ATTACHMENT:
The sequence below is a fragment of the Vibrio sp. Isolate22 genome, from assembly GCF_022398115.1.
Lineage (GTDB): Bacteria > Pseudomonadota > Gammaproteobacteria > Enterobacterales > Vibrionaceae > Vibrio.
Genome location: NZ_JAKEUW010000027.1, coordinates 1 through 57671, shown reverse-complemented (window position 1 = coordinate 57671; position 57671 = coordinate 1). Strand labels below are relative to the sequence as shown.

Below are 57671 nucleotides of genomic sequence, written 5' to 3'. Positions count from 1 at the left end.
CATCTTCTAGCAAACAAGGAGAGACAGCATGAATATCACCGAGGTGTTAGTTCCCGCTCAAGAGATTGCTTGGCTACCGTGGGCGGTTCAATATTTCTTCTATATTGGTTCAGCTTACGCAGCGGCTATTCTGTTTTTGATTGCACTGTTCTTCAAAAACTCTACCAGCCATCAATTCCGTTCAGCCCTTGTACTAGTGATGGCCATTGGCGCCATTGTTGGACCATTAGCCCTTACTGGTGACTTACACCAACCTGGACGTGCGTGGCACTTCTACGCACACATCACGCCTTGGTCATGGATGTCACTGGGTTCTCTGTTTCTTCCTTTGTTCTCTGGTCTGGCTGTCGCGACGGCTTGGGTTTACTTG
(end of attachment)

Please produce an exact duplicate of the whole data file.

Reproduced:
The sequence below is a fragment of the Vibrio sp. Isolate22 genome, from assembly GCF_022398115.1.
Lineage (GTDB): Bacteria > Pseudomonadota > Gammaproteobacteria > Enterobacterales > Vibrionaceae > Vibrio.
Genome location: NZ_JAKEUW010000027.1, coordinates 1 through 57671, shown reverse-complemented (window position 1 = coordinate 57671; position 57671 = coordinate 1). Strand labels below are relative to the sequence as shown.

Below are 57671 nucleotides of genomic sequence, written 5' to 3'. Positions count from 1 at the left end.
CATCTTCTAGCAAACAAGGAGAGACAGCATGAATATCACCGAGGTGTTAGTTCCCGCTCAAGAGATTGCTTGGCTACCGTGGGCGGTTCAATATTTCTTCTATATTGGTTCAGCTTACGCAGCGGCTATTCTGTTTTTGATTGCACTGTTCTTCAAAAACTCTACCAGCCATCAATTCCGTTCAGCCCTTGTACTAGTGATGGCCATTGGCGCCATTGTTGGACCATTAGCCCTTACTGGTGACTTACACCAACCTGGACGTGCGTGGCACTTCTACGCACACATCACGCCTTGGTCATGGATGTCACTGGGTTCTCTGTTTCTTCCTTTGTTCTCTGGTCTGGCTGTCGCGACGGCTTGGGTTTACTTG